‘Skyward’ by Brandon Sanderson [Book Review]

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I’ve already voiced my love of Brandon Sanderson books and I really will try to look at this as objectively as possible but that doesn’t stop me from reading EVERYTHING Sanderson writes.

That being said, I’m also not much of a YA reader because, even when I was the target demographic, I thought most of it was a little too fluffy for me. Of course I was reading Lord of the Rings at eleven so I’m probably just weird. That being said, a lot of the things that bother me about YA are not in this novel.

Goodreads Summary

Defeated, crushed, and driven almost to extinction, the remnants of the human race are trapped on a planet that is constantly attacked by mysterious alien starfighters. Spensa, a teenage girl living among them, longs to be a pilot. When she discovers the wreckage of an ancient ship, she realizes this dream might be possible—assuming she can repair the ship, navigate flight school, and (perhaps most importantly) persuade the strange machine to help her. Because this ship, uniquely, appears to have a soul. 

Example one: there is no romantic subplot. Like, nothing. It’s only the first book in a series so maybe there will be in the future–and I can certainly see the potential for that to happen–but at least for this book I didn’t have to deal with that.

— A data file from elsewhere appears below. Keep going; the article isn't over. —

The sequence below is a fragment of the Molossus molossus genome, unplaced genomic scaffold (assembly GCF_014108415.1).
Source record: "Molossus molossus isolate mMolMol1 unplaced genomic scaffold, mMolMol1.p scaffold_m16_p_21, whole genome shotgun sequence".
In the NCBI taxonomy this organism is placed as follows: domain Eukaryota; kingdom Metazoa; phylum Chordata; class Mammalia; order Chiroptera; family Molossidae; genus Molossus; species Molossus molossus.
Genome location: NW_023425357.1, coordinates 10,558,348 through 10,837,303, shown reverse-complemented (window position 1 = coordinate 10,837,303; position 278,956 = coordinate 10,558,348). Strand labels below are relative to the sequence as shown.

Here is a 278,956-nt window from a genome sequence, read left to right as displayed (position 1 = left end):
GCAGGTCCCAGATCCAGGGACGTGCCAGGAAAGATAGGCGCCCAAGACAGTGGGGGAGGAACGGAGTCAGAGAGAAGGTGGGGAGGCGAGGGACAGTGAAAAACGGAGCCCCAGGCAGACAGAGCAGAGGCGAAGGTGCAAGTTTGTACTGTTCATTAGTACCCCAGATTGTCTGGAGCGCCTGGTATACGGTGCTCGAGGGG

Example two: there are actually consequences to making stupid decisions. Characters die in this book, even part of the main group (I won’t get into any further detail for obvious reasons). There is even a bit of heartbreak. Throughout this novel I was trying to predict some twist ending that would justify one character’s actions but it turns out he was just kind of a vindictive person and now those who knew him have to live with what he did.

Image from Tor.com

Example three: not all of the action is left to the last couple chapters. There are SO MANY FIGHTS! It’s awesome and the best part is it never got boring–partly because of the very real consequences I mentioned. I have a soft spot for spaceships fighting though; I blame my mother for getting me into Star Wars at a young age.

Bonus: there’s a funny, and sometimes sarcastic AI. Sanderson’s humor usually fits my own pretty well so this just added to my enjoyment. For example:

Just for that, I shall hunt your firstborn and laugh with glee as I tell them of your death in terrible detail, with many unpleasant adjectives!

M-Bot yelling to its enemies in battle

And the best part? There’s going to be more books because Sanderson is incapable of writing one book and leaving it alone. Not that I entirely mind.


Rating: 5 out of 5.

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